How to install Ansible on MacOS using pip

Ansible is a powerful devops/automation tool that helps you control fleets of servers and their applications with ease.

This post covers installing ansible on MacOS using the installation method recommended by the project: pip, the python package manager. There are a few other ways to install ansible on MacOS, including with the brew package manager.

This post assumes that you are interested in installing ansible only for the current user only. If you require a system-wide/multi-user installation, skip to Step 8 to learn more about the MacOS System Integrity Protection (SIP) feature before proceeding.

Installing Ansible with pip

You may be able to skip steps 1, 2, and/or 3 if you already have XCode, XCode Command Line Tools, and/or pip installed on your system.

Step 1: install XCode

Most developers already have XCode installed. If you’re not sure, you can look for it in the Applications folder on your Mac.

XCode is available for free on the App Store. It can be helpful to run XCode at least once after installing it to help it complete its installation process, and get you to agree to any license terms.

The following steps will fail if you have not agreed to Xcode’s license terms.

Step 2: install XCode command line tools

The XCode command line tools include compilers and other tools necessary to proceed. In the MacOS Terminal app, run the command:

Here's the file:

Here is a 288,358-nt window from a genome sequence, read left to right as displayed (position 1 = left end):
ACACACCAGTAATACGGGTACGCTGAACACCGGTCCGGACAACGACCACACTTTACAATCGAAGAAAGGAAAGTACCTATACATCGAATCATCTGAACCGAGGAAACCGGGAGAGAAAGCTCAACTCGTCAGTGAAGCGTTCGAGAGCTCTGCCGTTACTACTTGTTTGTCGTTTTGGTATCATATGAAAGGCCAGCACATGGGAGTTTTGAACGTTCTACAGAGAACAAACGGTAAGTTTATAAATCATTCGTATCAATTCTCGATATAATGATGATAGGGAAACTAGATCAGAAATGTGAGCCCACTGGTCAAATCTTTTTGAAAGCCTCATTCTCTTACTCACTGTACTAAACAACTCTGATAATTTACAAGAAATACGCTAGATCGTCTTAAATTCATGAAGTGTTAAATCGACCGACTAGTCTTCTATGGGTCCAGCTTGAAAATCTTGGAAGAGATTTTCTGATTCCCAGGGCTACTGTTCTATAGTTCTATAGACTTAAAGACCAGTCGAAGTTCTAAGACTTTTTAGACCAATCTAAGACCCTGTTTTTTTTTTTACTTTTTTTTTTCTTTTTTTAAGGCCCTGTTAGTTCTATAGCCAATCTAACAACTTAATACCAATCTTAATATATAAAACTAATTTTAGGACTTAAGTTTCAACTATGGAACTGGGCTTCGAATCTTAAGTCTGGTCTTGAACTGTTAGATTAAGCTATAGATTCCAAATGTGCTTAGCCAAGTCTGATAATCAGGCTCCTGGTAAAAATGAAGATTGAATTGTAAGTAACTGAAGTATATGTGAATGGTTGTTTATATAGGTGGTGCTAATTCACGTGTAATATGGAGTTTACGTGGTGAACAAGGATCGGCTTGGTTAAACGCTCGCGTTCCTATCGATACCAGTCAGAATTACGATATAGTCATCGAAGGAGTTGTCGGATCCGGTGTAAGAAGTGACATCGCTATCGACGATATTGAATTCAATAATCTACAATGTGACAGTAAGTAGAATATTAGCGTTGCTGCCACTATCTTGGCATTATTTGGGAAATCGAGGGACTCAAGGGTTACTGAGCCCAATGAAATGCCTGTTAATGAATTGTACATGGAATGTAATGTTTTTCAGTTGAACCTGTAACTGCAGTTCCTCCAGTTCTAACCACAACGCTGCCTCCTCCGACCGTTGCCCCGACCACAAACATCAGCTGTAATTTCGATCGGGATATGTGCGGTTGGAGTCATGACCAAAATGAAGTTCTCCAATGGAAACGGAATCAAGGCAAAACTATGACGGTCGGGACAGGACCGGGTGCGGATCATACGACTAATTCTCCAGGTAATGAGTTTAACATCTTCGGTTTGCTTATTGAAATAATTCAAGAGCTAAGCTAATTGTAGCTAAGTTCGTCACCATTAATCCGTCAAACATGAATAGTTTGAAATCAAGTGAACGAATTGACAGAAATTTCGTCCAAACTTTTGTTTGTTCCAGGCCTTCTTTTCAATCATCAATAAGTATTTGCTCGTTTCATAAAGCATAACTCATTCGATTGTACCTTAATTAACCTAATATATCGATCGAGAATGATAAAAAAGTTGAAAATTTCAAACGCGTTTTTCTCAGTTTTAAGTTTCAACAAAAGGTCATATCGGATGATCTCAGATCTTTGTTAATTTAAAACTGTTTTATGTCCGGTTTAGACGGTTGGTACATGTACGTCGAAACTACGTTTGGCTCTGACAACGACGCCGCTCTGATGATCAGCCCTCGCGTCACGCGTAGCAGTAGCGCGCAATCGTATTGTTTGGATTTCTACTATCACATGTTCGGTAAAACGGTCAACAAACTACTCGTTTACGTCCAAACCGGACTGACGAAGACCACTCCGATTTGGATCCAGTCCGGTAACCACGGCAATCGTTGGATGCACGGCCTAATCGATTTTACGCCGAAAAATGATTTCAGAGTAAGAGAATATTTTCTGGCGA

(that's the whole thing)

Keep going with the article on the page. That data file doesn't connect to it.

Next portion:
xcode-select --install

If this is a fresh install, you will be prompted to agree to Apple’s terms for the command line tools. After you consent, they will download and install.

If you already have the command-line tools installed. The script will let you know and exit.

Once the XCode command line tools are installed, you can use development tools like the gcc compiler. For example, you should be able to run the following command and successfully receive gcc’s version information as output:

gcc --version

If everything looks good and the above command does not throw an error, proceed to the next step.

Step 3: install pip

Pip is the python package manager. It is conceptually similar to other well-known package management tools such as npm (node/javascript) or apt (debian/ubuntu linux distributions).

MacOS comes pre-installed with python, but not pip. To install it, input the following into the Terminal app:

sudo easy_install pip

There is no harm to running this command in cases where pip is already installed.

Step 4: install ansible

To install ansible system-wide, run the following command:

sudo pip install ansible

If you prefer a local install within your user account, you can remove the ‘sudo’ and add the --user flag to the above.

After the installation process has completed, you can verify the install was a success by executing a basic command like: ansible --version. It should run without error.

Step 5: create /etc/ansible

Ansible looks for default configuration files in /etc/ansible. This directory is unlikely to exist on your machine. The following command will create this folder if it doesn’t already exist:

sudo mkdir -p /etc/ansible

Step 6: install optional/helpful packages